Margaret Kirkhuff, age 96, of Cambridge died November 9, 2020 at Rosewood Senior Living. A private service will be held at Ft. Snelling National Cemetery.
Margaret “Marge” Kirkhuff
Born November 10, 1923 and called home to be with the Lord November 9, 2020 just 20 minutes shy of her 97th birthday. She will be greatly missed but God had better plans for her birthday celebration than anything we could offer.
She was born in Aberdeen, Washington to Sarah (Warman) and George Snyder. After losing her mother at the age of only 9, she formed close bonds with aunts and uncles on both sides of her family that would greatly influence her life. When she was 13 she moved to Modesto, CA with her father, stepmother Margaret and brother Merle Snyder. Life wasn’t easy and she was on her own at the age of 16 but the determination she had to complete high school and receive her diploma was a trait that she displayed throughout her lifetime.
In 1944, during World War II, Marge was working at a military hospital in Modesto, CA and as she would famously tell you “making salad for 300 men”. It was there that she met the love of her life. Private 1st class John Philip Kirkhuff, a 20 year old, Pearl Harbor survivor who while later serving in the South Pacific suffered a broken neck and was sent back to the states in a body cast to that same hospital to recover. They dated for just two weeks before going to Reno, Nevada to get married on July 11, 1944. What appeared to be a quick wartime marriage lasted until his death nearly 70 years later and was a beautiful example of unconditional love to family and friends.
Unable to have children of their own, Marge and John adopted two children, Virginia Lee Kirkhuff (Berg) and Stephen Philip Kirkhuff. They also opened their home to over a dozen foster children including a family of four teenage siblings that they invited in to share Thanksgiving dinner, an encounter that she treasured.
Marge was outgoing, she made friends easily and kept them for the long-haul. Her door was always open and she would gladly “throw another potato in the pot” to feed whoever showed up. She was a woman of many passions and started sewing circles, card clubs, and craft groups in Oakdale, Forestville and Sacramento, CA. She first started crafting when she was serving as a Bluebird Leader when her daughter Ginny was very young. Crafting became a lifelong love taking her and John as vendors to craft shows all over California and beyond. Countless Christmas trees still display her ornaments. Other favorite past times included square dancing, card playing, fishing and gardening. They planted a garden in every home they ever lived in and always took pride in sharing their bounty of fruits and vegetables. If you want to be inspired look to someone who is still planting apple trees in their late 80’s.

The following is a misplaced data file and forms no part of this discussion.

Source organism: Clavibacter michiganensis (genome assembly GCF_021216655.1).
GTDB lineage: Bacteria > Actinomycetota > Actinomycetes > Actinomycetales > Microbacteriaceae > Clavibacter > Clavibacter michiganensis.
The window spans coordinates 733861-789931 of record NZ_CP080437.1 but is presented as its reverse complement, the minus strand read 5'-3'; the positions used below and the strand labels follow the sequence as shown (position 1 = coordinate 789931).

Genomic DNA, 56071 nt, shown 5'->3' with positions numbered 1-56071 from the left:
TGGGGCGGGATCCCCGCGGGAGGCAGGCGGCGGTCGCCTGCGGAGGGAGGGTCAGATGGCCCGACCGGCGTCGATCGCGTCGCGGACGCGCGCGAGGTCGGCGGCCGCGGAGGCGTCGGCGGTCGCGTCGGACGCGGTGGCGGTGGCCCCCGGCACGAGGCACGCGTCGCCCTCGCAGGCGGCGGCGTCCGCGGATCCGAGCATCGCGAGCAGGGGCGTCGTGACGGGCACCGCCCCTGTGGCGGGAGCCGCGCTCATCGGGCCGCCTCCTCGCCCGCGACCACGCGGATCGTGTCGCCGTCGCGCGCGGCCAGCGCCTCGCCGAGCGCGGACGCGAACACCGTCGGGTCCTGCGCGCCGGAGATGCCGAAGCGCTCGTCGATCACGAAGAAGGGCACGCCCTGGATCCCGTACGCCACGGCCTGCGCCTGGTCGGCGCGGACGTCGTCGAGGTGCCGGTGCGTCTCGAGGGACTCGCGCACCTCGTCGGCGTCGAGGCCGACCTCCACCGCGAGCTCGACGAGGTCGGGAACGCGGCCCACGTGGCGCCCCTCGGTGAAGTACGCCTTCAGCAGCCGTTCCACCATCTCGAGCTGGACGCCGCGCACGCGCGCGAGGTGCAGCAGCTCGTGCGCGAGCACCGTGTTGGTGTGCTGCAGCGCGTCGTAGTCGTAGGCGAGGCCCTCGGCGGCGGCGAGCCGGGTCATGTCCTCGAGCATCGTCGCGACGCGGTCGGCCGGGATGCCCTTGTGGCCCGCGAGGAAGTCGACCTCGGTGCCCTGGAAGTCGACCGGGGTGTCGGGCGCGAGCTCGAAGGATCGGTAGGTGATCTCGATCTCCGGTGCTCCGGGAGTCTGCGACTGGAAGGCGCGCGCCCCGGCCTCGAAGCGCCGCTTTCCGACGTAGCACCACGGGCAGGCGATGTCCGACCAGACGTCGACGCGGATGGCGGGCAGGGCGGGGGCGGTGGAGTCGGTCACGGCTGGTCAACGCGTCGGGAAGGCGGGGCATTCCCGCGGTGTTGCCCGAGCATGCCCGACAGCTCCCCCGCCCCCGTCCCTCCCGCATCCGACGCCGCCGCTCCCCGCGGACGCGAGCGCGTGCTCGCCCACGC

Being a child of the depression Marge loved a good deal! She wasn’t afraid to go out of her way for a bargain. She would clip coupons and hit as many as five grocery stores in a single trip to make sure she found all the best deals. Gifts from her would often still bear the price tag, not because she forgot to remove it but to show you what a good deal she had found.
Marge and John loved to travel, whether it was camping in their RV, trips to the casino in Las Vegas or train trips to Minnesota to visit family, they enjoyed the adventure! Special highlights in their travels included a visit to Hawaii and Pearl Harbor, a trip to Hong Kong and, as a result of a letter Marge wrote to a local radio station contest, they received an all-expenses paid trip on an “Honor Flight” with other veterans to Washington DC to visit the World War II Memorial upon it’s completion.
In 2007, in their mid-80’s, Marge and John moved to Minnesota to be near family. They bought a house in Mora Minnesota. Soon their son Steve came to visit and helped with repairs and updates. They planted a garden, had yearly holiday craft shows in their garage, located new fishing spots (complete with good stories) and of course found the local casinos! You have to love and admire that kind of resilience. When John was no longer able to accompany Marge to the casino, she took great pride in the fact that her son-in-law, Fred, agreed to be her “club date”.
In the last years of her life, as Alzheimer’s took its toll on this vibrant woman, it didn’t manage to diminish her beautiful smile or her ability to brighten the day of those around her. She is preceded in death by her beloved husband John and her grandson-in-law Jeffrey Hettwer. She is survived by her son Steven Kirkhuff, daughter Virginia “Ginny” (Fred) Berg; grandchildren Lisa (Ryan) Schroeder, Kelly (Ben) Olsen, Laura Berg, John Berg, Katie Kirkhuff and 8 great-grandchildren. Those of us left behind are blessed to have had her in our lives. Looking back on the example she set to live fully, love deeply and be resilient, we thank God for her time with us.
Marge will be remembered in a private ceremony at Fort Snelling National Cemetery on Pearl Harbor Day December 7, 2020.